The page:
We might be in the home run stretch of summer but that doesn’t mean we still can’t enjoy it! There’s still plenty of sunshine going around and the perfect weather makes it so easy to spend more time than usual in the great outdoors. But unfortunately, with the summer sun comes the danger of sunburn.

Sunlight can have a range of effects on your skin. While some sunlight is beneficial (such as providing vitamin D), too much sun can cause damage to your skin. So what can you do this summer to prevent sunburn and damage to your skin? Read on!

Tip #1 – Sunscreen

The most obvious, most effective yet often the most ignored way to combat sunburn is sunscreen. The importance of sunscreen cannot be understated. It acts as a barrier; blocking harmful UV rays from the sun and ultimately protecting your skin from getting sunburnt. There’s sunscreen available for almost all types of skin, so there’s no reason not to put it on!

Sunscreen comes in both physical and chemical forms. Physical sunscreen blocks UV rays and chemical ones absorb them. Picking one is entirely dependent on you and your skin. The most important thing is pick a broad spectrum sunscreen that has a high SPF and to wear whatever actually gets you to wear sunscreen.

Tip #2 – Reapplying sunscreen

We’ve gone over how important sunscreen but unfortunately too many people believe you can slap it on once and be done with it. To provide the most protection sunscreen needs to be reapplied over the course of the day. Sunscreen’s effectiveness fades as time goes on and can be washed away if you’re swimming or excessively sweating.

So how often should you reapply? The Skin Cancer Foundation recommends reapplying sunscreen on exposed skin every two hours and immediately if you’ve been swimming. So remember to slop on sunscreen not just once, but multiple times a day.

Tip #3 – Be wary of when the sun is the hottest

The strength of the sun and it’s rays are different depending on the time of the day. It’s important to know which times of the day have the sun at its strongest. This is usually between 10am and 3pm, with UV levels and radiation reaching its peak around noon.

We’re not saying to completely avoid the sun during these hours (it’s most of the day after all). But knowing when UV radiation is strongest lets you prepare beforehand and avoid being completely exposed to the sun during these times.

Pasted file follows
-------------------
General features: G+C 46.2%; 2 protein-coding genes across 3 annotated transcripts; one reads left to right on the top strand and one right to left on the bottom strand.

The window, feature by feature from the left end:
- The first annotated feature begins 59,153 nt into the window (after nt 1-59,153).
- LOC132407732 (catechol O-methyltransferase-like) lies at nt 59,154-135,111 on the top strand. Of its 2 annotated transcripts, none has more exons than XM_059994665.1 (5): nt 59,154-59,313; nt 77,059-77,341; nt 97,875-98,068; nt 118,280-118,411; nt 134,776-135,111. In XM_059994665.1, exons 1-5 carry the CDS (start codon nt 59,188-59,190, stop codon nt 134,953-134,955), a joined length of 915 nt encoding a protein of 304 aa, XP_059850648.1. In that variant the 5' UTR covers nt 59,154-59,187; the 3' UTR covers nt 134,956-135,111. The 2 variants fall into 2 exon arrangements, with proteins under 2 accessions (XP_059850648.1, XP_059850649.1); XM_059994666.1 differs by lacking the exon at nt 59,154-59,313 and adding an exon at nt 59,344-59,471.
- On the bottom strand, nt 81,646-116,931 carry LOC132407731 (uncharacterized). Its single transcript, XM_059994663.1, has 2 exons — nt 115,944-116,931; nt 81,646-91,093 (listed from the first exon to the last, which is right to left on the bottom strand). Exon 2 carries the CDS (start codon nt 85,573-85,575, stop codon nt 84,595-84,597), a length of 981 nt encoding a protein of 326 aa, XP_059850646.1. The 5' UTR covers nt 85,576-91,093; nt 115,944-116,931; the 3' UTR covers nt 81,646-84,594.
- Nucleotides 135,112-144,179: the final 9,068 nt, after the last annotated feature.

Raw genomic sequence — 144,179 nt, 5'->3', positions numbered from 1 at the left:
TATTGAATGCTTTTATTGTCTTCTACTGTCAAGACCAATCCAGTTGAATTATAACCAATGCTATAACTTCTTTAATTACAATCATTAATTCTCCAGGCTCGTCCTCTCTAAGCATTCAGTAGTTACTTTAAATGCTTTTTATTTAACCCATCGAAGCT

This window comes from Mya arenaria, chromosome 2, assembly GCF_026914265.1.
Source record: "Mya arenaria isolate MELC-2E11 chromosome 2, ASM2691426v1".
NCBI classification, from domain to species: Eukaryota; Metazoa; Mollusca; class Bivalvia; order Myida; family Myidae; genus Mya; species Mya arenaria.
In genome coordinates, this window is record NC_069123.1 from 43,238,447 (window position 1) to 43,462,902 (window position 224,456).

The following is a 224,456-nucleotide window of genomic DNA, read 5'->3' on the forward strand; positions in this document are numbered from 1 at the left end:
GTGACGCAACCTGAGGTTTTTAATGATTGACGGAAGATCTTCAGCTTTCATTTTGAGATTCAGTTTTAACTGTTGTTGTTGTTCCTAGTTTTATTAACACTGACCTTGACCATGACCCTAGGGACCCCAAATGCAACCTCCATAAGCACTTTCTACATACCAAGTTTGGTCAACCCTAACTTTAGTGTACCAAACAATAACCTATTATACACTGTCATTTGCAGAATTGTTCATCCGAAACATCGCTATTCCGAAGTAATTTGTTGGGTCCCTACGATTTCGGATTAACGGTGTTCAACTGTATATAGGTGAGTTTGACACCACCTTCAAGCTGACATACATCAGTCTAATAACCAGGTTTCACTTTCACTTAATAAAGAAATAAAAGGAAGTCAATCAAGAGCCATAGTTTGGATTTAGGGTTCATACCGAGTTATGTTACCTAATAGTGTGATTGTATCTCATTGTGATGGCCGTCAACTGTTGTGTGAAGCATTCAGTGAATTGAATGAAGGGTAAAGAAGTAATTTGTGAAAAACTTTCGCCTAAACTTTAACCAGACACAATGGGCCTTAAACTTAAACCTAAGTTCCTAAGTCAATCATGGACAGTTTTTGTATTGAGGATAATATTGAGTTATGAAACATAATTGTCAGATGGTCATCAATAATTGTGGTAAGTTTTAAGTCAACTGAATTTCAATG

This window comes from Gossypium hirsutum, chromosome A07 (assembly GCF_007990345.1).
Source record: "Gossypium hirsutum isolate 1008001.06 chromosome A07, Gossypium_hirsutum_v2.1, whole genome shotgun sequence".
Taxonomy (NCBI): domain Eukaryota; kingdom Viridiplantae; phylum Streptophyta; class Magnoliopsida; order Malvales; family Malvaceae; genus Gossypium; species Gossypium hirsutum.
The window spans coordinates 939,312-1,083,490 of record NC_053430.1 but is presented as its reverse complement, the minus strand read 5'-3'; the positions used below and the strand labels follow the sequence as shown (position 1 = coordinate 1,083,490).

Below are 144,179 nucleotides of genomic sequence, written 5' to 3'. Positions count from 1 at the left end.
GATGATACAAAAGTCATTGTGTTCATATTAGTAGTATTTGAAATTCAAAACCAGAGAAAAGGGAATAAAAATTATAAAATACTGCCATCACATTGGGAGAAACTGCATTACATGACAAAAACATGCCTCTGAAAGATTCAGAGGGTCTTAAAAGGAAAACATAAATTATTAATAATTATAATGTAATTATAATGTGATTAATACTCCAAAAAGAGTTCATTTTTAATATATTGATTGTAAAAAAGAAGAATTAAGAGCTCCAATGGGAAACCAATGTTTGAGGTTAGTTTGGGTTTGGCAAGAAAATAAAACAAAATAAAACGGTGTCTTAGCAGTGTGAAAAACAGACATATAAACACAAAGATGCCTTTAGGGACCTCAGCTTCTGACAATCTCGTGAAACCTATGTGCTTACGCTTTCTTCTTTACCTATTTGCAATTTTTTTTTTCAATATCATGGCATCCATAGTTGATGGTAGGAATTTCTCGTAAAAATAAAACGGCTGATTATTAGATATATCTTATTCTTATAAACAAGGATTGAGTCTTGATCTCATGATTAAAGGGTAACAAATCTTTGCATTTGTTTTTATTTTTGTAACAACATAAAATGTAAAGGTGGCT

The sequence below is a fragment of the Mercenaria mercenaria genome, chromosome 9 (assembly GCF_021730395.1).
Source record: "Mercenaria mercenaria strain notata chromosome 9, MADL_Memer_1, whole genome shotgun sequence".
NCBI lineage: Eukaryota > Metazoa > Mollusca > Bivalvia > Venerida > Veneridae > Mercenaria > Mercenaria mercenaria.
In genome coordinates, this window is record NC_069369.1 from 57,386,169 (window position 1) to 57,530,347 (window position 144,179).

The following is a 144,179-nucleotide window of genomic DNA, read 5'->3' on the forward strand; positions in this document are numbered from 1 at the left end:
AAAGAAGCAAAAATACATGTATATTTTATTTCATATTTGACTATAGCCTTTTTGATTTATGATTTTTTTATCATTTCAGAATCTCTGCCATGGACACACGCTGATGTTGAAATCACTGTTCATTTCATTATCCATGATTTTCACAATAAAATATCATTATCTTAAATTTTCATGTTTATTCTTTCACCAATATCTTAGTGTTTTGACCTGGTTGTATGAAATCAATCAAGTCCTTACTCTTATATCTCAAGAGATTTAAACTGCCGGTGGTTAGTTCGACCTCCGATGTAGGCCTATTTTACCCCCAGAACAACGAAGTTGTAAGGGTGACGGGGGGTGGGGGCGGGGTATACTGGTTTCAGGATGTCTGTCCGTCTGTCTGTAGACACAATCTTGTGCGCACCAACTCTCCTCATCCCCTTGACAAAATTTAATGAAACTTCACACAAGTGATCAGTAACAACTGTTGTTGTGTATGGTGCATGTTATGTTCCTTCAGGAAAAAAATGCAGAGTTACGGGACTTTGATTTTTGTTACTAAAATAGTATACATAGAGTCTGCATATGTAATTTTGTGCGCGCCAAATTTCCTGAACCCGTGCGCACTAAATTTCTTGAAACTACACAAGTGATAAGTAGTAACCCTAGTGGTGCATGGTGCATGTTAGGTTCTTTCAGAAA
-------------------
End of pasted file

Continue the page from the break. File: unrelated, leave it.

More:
Tip #4 – Wear appropriate clothing

While the urge to wear less is tempting, especially in the middle of summer, wearing appropriate clothing can go a long way in protecting you from the sun. Not all clothes are made to provide sun protection. A Unique Protection Factor (UPF) rating is used to measure how much UV radiation penetrates a fabric. Similar to the SPF rating found in sunscreen, clothing made with a high UPF rating are great for sun protection.

Regular clothing also works for sun protection but only in the cases of clothes which are dense or tightly woven. Materials such as denim, synthetic fiber and cotton are effective. Rule of thumb is if your clothes are thin, loosely woven or can be seen through then they might not be able to protect you from the sun very well.

Tip #5 – Sunglasses & Hats

Leading off the previous tip, if you’re planning to be outdoors this summer you should try to wear sunglasses and a hat. UV radiation isn’t limited to the skin, your eyes are also at risk. Sunglasses act as a barrier, protecting you from the sun’s harmful rays.

Hats another form of sun protection. They act to block perhaps the most sensitive skin on your entire body – your face. Wide brim hats are often preferred by experts as they can also protect the back of your neck and shoulders (if wide enough). However, simply wearing a hat that protects your face, such a baseball cap, is effective and better than nothing.

Tip #6 – Sun Protection for everyone

Sun protection is vital and should be practiced by everyone – including young children and babies. Before you head out to the beach or local park with your family, make sure your children have adequate protection from the sun.

Remember to apply sunscreen regularly, dress them appropriately and monitor how much time they spend in the sun.

Tip #7 – Check any irregularities

Having bright red, peeling skin or painful blisters are common signs of sunburn and sun damage. However, sun damage can come in more subtle forms such as moles or small dark patches. Make sure that these irregularities aren’t signs of skin cancer by immediately heading to your local GP or doctor to examine them.

While they may end up being benign it’s absolutely better to be safe than sorry. So if you do end up spotting anything that wasn’t there before get it checked out immediately!

Enjoy a sunburn free summer!

Summer shouldn’t be spent dealing with the painful consequences of sunburn. Make sure you’re not spending hours peeling off skin by putting our sun protection tips into practice every time you go out! Be sure to consistently apply sunscreen, wear appropriate clothing and make sure your entire family stays sun safe this summer.

Want more articles such as this one? Check out our blog at Northern Beaches Cosmetics to find more articles that help you get the best out of your skin!